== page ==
If you’re a meteorologist, putting together a good forecast doesn’t just require knowing about clouds and storm systems. Sometimes, you need some intimate knowledge about corn.

Corn is a major influencer of summertime weather in parts of the Midwest and northern Plains, along a swath of the nation’s heartland aptly dubbed the Corn Belt. Corn, soybean and other crops release water into the atmosphere through evapotranspiration. This is a cooling mechanism for the plant akin to sweating in humans.

That moisture gets soaked up by the lower atmosphere, potentially bringing unbearable tropical humidity levels during the height of summer, along with hazardous heat index levels. The dynamic is going to be on full, uncomfortable display in the coming days as a heat wave roasts this region.

In the summertime, a single acre of corn can “sweat” about 4,000 gallons a day — enough to fill a typical residential swimming pool in less than a week. Hotter conditions favor even more evapotranspiration, the heat combining with corn-induced humidity to bring sultry conditions at times juicer than the soupiest air masses of South Florida.

Already, weather models are hinting at another episode of corn-catalyzed extreme humidity this weekend over parts of Iowa and Illinois. The added humidity could combine with high temperatures to make it feel as hot as 110 degrees.

Iowa: corn sweat hot spot

Harlan is the seat of Shelby County in Iowa. It’s home to about 5,000 people. And no matter which direction you drive, odds are you’ll find corn.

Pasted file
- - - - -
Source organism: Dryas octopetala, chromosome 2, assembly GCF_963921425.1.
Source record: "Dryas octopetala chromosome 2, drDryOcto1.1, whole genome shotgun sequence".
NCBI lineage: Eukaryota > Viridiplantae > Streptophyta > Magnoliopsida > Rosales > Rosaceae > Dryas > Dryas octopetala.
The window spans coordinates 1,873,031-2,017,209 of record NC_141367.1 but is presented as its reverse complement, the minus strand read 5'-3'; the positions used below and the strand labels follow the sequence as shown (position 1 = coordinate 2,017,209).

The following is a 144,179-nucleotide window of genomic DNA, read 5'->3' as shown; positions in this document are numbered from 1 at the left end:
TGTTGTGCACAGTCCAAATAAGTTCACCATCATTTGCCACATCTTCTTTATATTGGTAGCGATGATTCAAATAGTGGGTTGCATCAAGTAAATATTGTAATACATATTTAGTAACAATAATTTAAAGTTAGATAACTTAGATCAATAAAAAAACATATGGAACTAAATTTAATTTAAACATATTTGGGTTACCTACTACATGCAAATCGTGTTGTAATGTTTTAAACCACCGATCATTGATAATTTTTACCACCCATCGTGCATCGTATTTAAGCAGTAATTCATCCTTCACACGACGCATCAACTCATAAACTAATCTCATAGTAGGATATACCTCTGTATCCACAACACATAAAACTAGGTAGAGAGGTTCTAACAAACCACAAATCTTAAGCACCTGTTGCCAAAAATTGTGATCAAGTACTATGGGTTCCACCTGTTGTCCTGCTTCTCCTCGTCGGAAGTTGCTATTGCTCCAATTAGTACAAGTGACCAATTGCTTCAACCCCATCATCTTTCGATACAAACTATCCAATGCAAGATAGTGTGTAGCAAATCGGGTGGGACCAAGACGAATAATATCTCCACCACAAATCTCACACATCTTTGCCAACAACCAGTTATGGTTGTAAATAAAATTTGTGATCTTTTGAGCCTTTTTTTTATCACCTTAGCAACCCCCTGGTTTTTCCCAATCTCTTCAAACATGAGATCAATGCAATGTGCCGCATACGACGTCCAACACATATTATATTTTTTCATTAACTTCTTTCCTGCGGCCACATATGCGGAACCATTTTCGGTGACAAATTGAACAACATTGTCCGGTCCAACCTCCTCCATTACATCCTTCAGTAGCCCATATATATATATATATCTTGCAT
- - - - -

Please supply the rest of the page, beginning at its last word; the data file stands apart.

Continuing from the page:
Shelby County is a mecca for corn; more than 150,000 acres of corn crops were grown in the county last year. According to the U.S. Department of Agriculture, Shelby County yielded 217 bushels per acre of corn in 2019, which amounts to about 900,000 tons of corn countywide.

But in Douglas County, Neb. — just 40 miles southwest of Harlan and home to Omaha — only between 25,000 and 50,000 acres of corn were grown, and those acres were less productive. Corn yields were a sliver of what Shelby County, Iowa reported.

Both Harlan and Omaha have similar climates and experience similar temperatures. Looking at more than a million data points, including hourly observations of dew points from both sites dating back to 2000, reveals just how extensively corn affects Harlan’s summertime weather.

Comparing the data

Averaged over the entire year, Omaha’s dew point — a measure of how much moisture is in the air — was almost exactly the same as Harlan’s. That makes them a good basis for comparison.

In fact, Omaha proved to be a touch more humid than Harlan. This may be because of the location of Omaha’s official weather station, which is at Eppley Airfield, adjacent to the Missouri River.